h-town workwear

Local entrepreneur designs fashionable clothes with Houston's heat and humidity in mind

Cotidié's fabrics are lightweight and moisture wicking — similar to exercise clothing — making the pieces conducive to the Houston heat and humidity. Lauren Marek/Cotidié

Houston is a humid subtropical climate — the majority of the year brings hot and sticky weather. Local entrepreneur Kristina Haag found herself struggling to find traditional clothing that is comfortable in the Texas heat, so she created it herself.

"With Cotidié, it is all about the functionality of the clothing," says Haag, founder of the clothing line Cotidié. "It is more traditional items, but the use of technical fabrics is our differentiating factor."

The online retailer, which launched in June 2019, offers pieces specifically tailored for women who are up against Houston's hot and muggy climate.

The line offers dresses, jackets, pants, skirts, and tops, ranging between $60 and $200 in price. The fabrics, sourced from Italy and Taiwan, provide breathable comfort, along with an elastic, structured fit for a more tailored look. All items are moisture wicking and machine washable. The line uses three different fabrics: LunAir, 88 percent polyester and 12 percent spandex; SolaSmooth, 73 percent nylon and 27 percent elastane; and StellaForm, 59 percent nylon and 41 percent elastane.

"Everything we use on the line is athletic technical fabric that you would typically find in workout attire, but I've repurposed these fabrics to use in a contemporary womenswear line," Haag tells InnovationMap. "I wanted to create a more foundational capsule clothing collection that women can draw their own inspiration from."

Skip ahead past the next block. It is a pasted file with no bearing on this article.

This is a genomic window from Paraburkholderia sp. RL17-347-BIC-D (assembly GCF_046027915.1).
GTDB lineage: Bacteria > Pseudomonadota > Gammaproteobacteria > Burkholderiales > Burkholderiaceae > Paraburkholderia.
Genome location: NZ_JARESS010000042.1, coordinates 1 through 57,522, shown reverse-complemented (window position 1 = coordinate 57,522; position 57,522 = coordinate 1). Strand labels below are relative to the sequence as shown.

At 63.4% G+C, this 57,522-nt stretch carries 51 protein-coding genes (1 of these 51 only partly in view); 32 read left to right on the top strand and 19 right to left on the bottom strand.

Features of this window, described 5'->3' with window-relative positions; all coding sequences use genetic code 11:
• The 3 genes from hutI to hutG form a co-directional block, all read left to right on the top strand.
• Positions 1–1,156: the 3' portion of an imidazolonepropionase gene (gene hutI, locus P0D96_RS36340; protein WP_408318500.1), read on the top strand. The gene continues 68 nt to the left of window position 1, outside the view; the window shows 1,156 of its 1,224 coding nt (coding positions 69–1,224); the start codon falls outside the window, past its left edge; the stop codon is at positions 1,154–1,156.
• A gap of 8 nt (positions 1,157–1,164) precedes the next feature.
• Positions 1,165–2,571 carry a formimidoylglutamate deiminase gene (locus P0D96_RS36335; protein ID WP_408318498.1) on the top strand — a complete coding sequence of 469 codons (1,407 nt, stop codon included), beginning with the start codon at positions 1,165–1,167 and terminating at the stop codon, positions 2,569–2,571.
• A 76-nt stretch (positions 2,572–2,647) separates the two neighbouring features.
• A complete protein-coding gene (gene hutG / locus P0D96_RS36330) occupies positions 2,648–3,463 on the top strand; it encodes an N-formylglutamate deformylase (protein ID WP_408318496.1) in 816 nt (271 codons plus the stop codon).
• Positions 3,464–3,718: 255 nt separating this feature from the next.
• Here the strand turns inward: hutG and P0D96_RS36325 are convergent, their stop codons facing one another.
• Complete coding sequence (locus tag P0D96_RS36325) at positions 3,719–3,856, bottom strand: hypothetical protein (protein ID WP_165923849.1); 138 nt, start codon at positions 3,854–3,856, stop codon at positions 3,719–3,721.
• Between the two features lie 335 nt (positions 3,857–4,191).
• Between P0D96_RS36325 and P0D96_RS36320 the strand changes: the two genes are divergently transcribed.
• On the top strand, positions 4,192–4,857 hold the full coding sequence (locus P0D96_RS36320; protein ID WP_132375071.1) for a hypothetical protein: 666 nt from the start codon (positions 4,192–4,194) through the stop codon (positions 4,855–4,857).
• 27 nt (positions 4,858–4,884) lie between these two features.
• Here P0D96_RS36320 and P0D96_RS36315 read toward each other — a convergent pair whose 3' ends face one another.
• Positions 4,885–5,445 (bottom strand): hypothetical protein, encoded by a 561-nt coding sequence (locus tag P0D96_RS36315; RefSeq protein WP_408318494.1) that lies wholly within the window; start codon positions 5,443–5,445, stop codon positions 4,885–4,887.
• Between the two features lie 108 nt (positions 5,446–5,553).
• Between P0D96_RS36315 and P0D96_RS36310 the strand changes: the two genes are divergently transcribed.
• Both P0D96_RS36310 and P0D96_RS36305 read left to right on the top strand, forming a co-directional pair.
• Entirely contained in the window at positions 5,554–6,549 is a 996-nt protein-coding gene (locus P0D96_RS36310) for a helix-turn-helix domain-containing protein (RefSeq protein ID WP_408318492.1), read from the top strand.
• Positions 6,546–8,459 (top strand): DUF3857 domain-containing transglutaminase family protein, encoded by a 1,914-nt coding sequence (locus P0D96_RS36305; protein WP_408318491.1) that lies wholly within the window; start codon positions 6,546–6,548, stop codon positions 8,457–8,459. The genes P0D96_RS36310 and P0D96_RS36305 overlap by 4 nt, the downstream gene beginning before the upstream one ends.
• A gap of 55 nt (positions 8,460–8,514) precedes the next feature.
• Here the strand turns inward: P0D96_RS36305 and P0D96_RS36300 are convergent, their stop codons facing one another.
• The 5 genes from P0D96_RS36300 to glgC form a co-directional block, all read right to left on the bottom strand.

Haag, originally from Houston, studied history and business at Rice University before moving to London to attend the British School of Fashion. Following a few years of work at a London-based fashion PR firm, she returned to Texas. Haag was working a corporate job that required extensive job-site visits.

"I thought, how is there not more stylish women's clothing on the market that is comfortable and functional," says Haag.

The name Cotidié, which means "daily" or "every day," encompasses Haag's desire to create clothing that can be worn at work, for travel, on weekends, and more. Haag was determined to find comfortable professional clothing that held up in Houston's heat and humidity and created Cotidié to bridge the gap between technical performance wear and business attire, introducing a new kind of clothing for stylish women on the go.

Kristina Haag worked a corporate job that required her to run around Houston. She thought of her new fashion line out of wanting stylish clothes conducive to Houston's climate. Lauren Marek/Cotidié

Haag worked for over a year testing different fabrics and designing each piece to blend feminine style with technical performance. Haag works with Sew Pro Production, an apparel manufacturer based in Houston to develop the pieces.

For Cotidié's fall and winter line, which launched in October 2019, Haag adapted the pieces for cooler weather as the temperature shifts.

Haag plans to expand the marketing of Cotidié to a national scale in the next year. The company currently has two employees and has plans to begin fundraising efforts in 2020. The company currently ships internationally.

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Building Houston

 
 

From a low-cost vaccine to an app that can help reduce exposure, here are the latest COVID-focused and Houston-based research projects. Photo via Getty Images

While it might seem like the COVID-19 pandemic has settled down for the time being, there's plenty of innovative research ongoing to create solutions for affordable vaccines and tech-enabled protection against the spread of the virus.

Some of that research is happening right here in Houston. Here are two innovative projects in the works at local institutions.

UH researcher designs app to monitor best times to shop